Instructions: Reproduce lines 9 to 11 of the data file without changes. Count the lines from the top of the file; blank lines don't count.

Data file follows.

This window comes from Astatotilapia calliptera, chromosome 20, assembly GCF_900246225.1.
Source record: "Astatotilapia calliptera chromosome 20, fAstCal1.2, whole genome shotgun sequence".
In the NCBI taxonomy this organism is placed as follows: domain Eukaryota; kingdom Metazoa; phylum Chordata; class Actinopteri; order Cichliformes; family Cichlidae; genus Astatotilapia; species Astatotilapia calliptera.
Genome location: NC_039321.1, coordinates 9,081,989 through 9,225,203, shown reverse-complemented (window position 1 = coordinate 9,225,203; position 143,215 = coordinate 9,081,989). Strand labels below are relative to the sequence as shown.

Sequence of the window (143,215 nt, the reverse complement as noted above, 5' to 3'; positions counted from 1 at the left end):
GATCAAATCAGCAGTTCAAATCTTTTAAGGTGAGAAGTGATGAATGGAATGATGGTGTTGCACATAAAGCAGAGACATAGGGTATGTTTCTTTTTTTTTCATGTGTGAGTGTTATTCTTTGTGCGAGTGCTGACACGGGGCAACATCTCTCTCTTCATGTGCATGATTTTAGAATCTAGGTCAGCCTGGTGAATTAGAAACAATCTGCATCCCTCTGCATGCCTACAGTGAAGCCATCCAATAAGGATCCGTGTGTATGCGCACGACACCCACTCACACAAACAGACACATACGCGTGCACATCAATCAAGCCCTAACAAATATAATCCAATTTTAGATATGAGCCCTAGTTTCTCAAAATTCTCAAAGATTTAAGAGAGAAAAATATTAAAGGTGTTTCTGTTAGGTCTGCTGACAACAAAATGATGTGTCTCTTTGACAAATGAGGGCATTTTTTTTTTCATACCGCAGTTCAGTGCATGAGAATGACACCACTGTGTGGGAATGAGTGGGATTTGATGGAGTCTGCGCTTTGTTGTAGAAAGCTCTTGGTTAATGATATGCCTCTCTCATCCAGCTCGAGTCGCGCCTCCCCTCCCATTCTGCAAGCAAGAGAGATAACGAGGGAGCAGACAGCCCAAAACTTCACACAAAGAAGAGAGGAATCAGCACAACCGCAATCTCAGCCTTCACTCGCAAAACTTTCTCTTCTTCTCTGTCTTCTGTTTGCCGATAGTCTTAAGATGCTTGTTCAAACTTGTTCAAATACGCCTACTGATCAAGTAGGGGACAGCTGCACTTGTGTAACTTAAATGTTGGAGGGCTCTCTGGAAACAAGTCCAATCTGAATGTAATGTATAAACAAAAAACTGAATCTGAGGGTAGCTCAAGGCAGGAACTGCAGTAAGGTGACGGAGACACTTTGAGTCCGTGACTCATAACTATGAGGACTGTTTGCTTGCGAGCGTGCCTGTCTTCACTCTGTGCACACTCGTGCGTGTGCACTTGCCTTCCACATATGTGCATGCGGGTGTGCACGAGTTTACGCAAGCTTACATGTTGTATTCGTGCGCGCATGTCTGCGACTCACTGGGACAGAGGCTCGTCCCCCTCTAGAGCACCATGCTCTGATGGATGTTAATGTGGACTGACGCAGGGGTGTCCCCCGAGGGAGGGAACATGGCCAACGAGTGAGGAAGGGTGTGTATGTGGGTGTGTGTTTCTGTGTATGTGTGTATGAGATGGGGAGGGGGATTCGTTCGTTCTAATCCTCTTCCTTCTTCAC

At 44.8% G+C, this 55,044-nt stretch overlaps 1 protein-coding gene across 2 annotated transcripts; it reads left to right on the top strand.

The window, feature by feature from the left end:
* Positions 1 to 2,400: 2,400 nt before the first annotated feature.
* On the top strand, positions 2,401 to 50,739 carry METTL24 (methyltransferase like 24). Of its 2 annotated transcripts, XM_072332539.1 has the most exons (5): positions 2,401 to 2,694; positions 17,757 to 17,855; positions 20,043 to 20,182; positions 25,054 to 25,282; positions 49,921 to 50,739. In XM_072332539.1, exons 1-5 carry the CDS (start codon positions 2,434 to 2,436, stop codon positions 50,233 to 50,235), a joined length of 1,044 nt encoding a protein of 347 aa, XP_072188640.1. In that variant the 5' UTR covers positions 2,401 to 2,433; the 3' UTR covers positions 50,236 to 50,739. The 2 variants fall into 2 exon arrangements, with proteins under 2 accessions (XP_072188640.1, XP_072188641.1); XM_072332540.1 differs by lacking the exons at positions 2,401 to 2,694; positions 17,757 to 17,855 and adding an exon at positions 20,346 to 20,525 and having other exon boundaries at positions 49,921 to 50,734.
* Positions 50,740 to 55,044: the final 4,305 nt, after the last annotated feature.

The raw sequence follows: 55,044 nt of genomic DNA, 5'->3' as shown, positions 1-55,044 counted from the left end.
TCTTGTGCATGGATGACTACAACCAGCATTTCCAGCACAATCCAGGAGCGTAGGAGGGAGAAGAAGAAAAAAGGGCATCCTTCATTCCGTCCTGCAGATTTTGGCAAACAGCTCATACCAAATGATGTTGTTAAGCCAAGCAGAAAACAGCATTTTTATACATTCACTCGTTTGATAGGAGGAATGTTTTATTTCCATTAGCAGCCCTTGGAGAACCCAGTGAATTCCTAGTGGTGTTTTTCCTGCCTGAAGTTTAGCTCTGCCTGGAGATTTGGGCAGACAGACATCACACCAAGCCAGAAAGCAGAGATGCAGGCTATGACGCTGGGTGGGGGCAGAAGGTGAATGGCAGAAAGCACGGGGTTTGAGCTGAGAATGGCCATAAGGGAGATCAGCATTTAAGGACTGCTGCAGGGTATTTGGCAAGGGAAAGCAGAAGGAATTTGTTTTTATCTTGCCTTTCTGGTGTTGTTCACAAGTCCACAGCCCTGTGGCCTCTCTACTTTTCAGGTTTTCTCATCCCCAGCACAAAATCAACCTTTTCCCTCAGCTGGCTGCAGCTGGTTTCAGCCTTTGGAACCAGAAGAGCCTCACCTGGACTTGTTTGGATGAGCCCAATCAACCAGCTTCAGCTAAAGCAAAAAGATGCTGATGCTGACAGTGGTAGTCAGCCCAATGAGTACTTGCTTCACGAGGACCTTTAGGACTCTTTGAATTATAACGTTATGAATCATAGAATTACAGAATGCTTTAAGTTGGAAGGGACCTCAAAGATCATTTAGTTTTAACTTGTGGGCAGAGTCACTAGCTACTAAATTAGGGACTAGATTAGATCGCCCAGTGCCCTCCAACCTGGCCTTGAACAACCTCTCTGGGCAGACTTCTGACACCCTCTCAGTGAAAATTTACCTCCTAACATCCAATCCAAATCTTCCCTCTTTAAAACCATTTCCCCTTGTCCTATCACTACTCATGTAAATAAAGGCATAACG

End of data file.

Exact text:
* Positions 1 to 2,400: 2,400 nt before the first annotated feature.
* On the top strand, positions 2,401 to 50,739 carry METTL24 (methyltransferase like 24). Of its 2 annotated transcripts, XM_072332539.1 has the most exons (5): positions 2,401 to 2,694; positions 17,757 to 17,855; positions 20,043 to 20,182; positions 25,054 to 25,282; positions 49,921 to 50,739. In XM_072332539.1, exons 1-5 carry the CDS (start codon positions 2,434 to 2,436, stop codon positions 50,233 to 50,235), a joined length of 1,044 nt encoding a protein of 347 aa, XP_072188640.1. In that variant the 5' UTR covers positions 2,401 to 2,433; the 3' UTR covers positions 50,236 to 50,739. The 2 variants fall into 2 exon arrangements, with proteins under 2 accessions (XP_072188640.1, XP_072188641.1); XM_072332540.1 differs by lacking the exons at positions 2,401 to 2,694; positions 17,757 to 17,855 and adding an exon at positions 20,346 to 20,525 and having other exon boundaries at positions 49,921 to 50,734.
* Positions 50,740 to 55,044: the final 4,305 nt, after the last annotated feature.